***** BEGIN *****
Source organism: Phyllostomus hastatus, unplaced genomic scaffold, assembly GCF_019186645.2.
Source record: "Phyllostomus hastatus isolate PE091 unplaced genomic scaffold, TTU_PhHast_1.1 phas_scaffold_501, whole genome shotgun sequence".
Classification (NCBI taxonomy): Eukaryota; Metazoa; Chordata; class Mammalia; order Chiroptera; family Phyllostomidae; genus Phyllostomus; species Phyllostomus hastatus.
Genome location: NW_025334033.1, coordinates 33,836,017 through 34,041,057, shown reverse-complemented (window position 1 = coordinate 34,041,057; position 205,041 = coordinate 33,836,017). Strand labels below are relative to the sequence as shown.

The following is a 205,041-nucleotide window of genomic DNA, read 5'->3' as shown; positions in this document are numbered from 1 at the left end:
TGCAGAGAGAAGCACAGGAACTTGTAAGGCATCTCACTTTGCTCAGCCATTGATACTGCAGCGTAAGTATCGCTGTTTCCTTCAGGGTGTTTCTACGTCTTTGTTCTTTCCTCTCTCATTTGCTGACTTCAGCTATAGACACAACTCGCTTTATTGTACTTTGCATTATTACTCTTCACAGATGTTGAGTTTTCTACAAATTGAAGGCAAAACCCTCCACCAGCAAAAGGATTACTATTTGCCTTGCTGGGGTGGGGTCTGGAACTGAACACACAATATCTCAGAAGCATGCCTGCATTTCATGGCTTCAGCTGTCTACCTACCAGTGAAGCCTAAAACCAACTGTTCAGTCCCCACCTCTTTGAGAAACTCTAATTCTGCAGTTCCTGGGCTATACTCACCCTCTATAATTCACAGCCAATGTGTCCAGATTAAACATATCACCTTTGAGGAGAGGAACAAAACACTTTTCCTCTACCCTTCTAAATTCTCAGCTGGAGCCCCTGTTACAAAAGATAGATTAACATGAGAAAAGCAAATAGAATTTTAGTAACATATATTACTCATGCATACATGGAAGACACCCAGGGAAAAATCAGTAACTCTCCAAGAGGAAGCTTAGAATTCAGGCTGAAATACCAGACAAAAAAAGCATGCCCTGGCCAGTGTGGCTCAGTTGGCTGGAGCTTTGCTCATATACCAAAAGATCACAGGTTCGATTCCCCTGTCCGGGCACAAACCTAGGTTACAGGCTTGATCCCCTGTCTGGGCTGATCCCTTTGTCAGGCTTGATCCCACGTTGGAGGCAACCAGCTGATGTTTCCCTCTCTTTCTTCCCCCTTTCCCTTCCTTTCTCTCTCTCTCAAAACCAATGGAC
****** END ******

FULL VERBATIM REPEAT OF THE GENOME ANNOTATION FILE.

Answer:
Source organism: Phyllostomus hastatus, unplaced genomic scaffold, assembly GCF_019186645.2.
Source record: "Phyllostomus hastatus isolate PE091 unplaced genomic scaffold, TTU_PhHast_1.1 phas_scaffold_501, whole genome shotgun sequence".
Classification (NCBI taxonomy): Eukaryota; Metazoa; Chordata; class Mammalia; order Chiroptera; family Phyllostomidae; genus Phyllostomus; species Phyllostomus hastatus.
Genome location: NW_025334033.1, coordinates 33,836,017 through 34,041,057, shown reverse-complemented (window position 1 = coordinate 34,041,057; position 205,041 = coordinate 33,836,017). Strand labels below are relative to the sequence as shown.

The following is a 205,041-nucleotide window of genomic DNA, read 5'->3' as shown; positions in this document are numbered from 1 at the left end:
TGCAGAGAGAAGCACAGGAACTTGTAAGGCATCTCACTTTGCTCAGCCATTGATACTGCAGCGTAAGTATCGCTGTTTCCTTCAGGGTGTTTCTACGTCTTTGTTCTTTCCTCTCTCATTTGCTGACTTCAGCTATAGACACAACTCGCTTTATTGTACTTTGCATTATTACTCTTCACAGATGTTGAGTTTTCTACAAATTGAAGGCAAAACCCTCCACCAGCAAAAGGATTACTATTTGCCTTGCTGGGGTGGGGTCTGGAACTGAACACACAATATCTCAGAAGCATGCCTGCATTTCATGGCTTCAGCTGTCTACCTACCAGTGAAGCCTAAAACCAACTGTTCAGTCCCCACCTCTTTGAGAAACTCTAATTCTGCAGTTCCTGGGCTATACTCACCCTCTATAATTCACAGCCAATGTGTCCAGATTAAACATATCACCTTTGAGGAGAGGAACAAAACACTTTTCCTCTACCCTTCTAAATTCTCAGCTGGAGCCCCTGTTACAAAAGATAGATTAACATGAGAAAAGCAAATAGAATTTTAGTAACATATATTACTCATGCATACATGGAAGACACCCAGGGAAAAATCAGTAACTCTCCAAGAGGAAGCTTAGAATTCAGGCTGAAATACCAGACAAAAAAAGCATGCCCTGGCCAGTGTGGCTCAGTTGGCTGGAGCTTTGCTCATATACCAAAAGATCACAGGTTCGATTCCCCTGTCCGGGCACAAACCTAGGTTACAGGCTTGATCCCCTGTCTGGGCTGATCCCTTTGTCAGGCTTGATCCCACGTTGGAGGCAACCAGCTGATGTTTCCCTCTCTTTCTTCCCCCTTTCCCTTCCTTTCTCTCTCTCTCAAAACCAATGGAC